Today I am sharing with you my updated Guyanese Style Bakes or Floats recipe. I shared my original recipe a few years ago. It is quite popular among followers. That recipe is a fail proof way of making sweet and delicious bakes (do Guyanese people even say bakes?). This new recipe is another way of making perfect, fluffy and soft fried bakes or float with a slightly crunchy exterior. Just the way I like it!

Differences in the two recipes:

  • The biggest difference in the two recipes is the introduction of some fat into the dough. I used coconut oil, but you can use butter, lard, ghee or even some cooking oil.
  • In this recipe I also roll the dough into a giant flat dish then use a biscuit or hand pie cutter to cut it into bakes. This is really great for if you have little helpers (children). My children love using different shapes for their own unique cut outs.

The Updated Easy to Follow Bakes/Float Tutorial:

 

Previous Guyanese Style Bake/s Tutorial:

Make Some Bake/s Today!

The Printable Guyanese Style Bakes Recipe Card

5.0 from 7 reviews
Guyanese Style Bakes /Floats
 
Prep time
Cook time
Total time
 
Bakes or Floats is a slightly sweet dough that is deep fried. It is enjoyed for breakfast in Guyana and across the Caribbean.
Author:
Recipe type: Breakfast
Cuisine: Guyanese / Caribbean
Serves: 12 Bakes
Ingredients
  • 3 cups of All Purpose Flour, plus more for dusting work surface
  • 2 teaspoons of baking powder
  • ½ teaspoon of salt
  • ½ cup of brown sugar
  • 1 cup of warm water
  • 1 tablespoon of fat (coconut oil, butter, shortening, ghee or cooking oil)
  • 4 cups of oil for frying (sunflower, grapeseed, avocado or canola oil)
Instructions
  1. Add brown sugar and warm water to a small mixing bowl and mix together until sugar crystals completely dissolve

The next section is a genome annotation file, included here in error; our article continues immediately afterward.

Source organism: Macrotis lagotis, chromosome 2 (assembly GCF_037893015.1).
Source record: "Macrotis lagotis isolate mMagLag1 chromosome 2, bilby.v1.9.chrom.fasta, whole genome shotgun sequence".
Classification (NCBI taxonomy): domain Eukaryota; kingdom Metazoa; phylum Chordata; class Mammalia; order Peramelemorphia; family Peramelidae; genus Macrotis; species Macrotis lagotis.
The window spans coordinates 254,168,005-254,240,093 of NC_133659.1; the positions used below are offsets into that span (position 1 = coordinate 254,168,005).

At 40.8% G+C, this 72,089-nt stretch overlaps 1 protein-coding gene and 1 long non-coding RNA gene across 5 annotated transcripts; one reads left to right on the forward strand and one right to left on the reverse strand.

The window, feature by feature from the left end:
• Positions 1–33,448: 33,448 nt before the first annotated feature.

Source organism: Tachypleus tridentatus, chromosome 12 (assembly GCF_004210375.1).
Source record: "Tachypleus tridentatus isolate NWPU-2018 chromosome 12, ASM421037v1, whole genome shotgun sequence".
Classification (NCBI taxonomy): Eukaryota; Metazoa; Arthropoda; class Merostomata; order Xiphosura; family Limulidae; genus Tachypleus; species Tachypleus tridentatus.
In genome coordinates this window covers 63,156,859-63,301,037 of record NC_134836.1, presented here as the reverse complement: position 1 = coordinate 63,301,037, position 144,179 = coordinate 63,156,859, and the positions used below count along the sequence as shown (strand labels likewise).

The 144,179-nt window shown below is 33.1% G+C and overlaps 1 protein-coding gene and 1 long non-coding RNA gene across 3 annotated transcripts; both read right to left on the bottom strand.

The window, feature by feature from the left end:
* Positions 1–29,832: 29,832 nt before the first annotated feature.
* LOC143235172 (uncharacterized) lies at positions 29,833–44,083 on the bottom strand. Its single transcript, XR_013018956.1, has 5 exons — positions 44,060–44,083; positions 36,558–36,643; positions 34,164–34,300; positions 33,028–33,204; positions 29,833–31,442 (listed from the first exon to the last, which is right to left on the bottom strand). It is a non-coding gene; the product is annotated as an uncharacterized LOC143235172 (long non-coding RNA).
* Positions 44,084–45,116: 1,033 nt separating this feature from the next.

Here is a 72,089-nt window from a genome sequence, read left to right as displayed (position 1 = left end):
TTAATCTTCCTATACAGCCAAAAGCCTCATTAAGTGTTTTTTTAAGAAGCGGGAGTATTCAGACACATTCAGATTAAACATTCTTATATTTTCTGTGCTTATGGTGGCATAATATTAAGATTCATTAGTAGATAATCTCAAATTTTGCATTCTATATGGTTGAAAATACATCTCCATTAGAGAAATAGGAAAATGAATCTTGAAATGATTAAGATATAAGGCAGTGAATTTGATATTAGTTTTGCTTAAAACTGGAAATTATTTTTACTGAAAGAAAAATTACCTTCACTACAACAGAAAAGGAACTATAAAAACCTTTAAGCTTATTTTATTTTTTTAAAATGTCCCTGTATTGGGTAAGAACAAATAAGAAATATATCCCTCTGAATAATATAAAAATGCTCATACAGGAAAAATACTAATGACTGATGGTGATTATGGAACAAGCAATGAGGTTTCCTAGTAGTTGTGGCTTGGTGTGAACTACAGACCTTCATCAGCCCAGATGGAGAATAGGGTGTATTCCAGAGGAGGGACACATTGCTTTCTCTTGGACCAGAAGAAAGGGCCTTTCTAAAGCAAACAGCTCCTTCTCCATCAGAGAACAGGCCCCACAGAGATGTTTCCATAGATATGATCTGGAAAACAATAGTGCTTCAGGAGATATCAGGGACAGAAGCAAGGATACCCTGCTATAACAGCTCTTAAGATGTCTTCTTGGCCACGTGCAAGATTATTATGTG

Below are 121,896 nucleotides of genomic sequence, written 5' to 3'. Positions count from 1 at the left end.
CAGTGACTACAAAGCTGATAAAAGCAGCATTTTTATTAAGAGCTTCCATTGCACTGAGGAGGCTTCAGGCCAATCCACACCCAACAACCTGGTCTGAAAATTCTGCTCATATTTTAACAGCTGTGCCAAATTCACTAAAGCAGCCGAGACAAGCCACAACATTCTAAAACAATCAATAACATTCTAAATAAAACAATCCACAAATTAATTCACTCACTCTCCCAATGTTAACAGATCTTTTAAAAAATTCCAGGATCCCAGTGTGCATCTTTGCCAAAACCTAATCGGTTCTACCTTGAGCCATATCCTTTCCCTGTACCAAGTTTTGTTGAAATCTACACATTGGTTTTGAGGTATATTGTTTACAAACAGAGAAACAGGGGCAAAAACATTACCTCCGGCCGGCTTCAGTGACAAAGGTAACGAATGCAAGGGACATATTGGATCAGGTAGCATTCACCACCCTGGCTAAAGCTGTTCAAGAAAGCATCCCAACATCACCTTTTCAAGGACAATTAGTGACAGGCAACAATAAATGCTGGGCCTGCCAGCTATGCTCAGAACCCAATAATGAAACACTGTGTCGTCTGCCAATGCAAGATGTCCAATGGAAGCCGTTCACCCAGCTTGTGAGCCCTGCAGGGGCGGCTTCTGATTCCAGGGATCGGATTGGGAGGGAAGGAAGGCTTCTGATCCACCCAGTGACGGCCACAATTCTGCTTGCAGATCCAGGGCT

2. Then add flour, baking powder and salt to a large mixing bowl
  3. Mix together well then add the fat (coconut oil, butter, ghee, oil) to the dry ingredients and mix in using finger tips until a crumbly texture forms
  4. Then make a well in the center of your ingredients and add the sugar water solution to the center
  5. Next mix together the sugar water solution and the dry ingredients to form a soft dough, you may dust with a little bit of flour if the dough is too sticky
  6. Then turn the dough onto a floured surface and knead well into a smooth ball
  7. Place the dough ball into a greased bowl, cover with a kitchen towel and let the dough rest for 30 minutes
  8. After the dough has rested for 30 minutes, turn the dough onto a floured surface and roll (with a rolling pin) until it is about ⅛ of an inch thick
  9. Then using a cookie, biscuit or hand pie cutter large enough for palm size circles, cut the dough into 12 circular pieces (see video for method with zero dough wasted). For this step you can also use a round bowl or the cover/lid of a round container
  10. Next add 4 cups of oil to a medium sized stock pot or frying pan, on medium to high heat. Please ensure pot is large and deep enough for deep frying. Here's a linkto the pan I used in the video.
  11. Bring the oil up to temperature
  12. Then add your cut out bake dough to the oil. You may cook 1-3 bakes per time if your pot can accommodate it
  13. Cook bake for about 1 minute on each side or until golden brown, then flip to the other side and fry for another minute or so or until bake is golden brown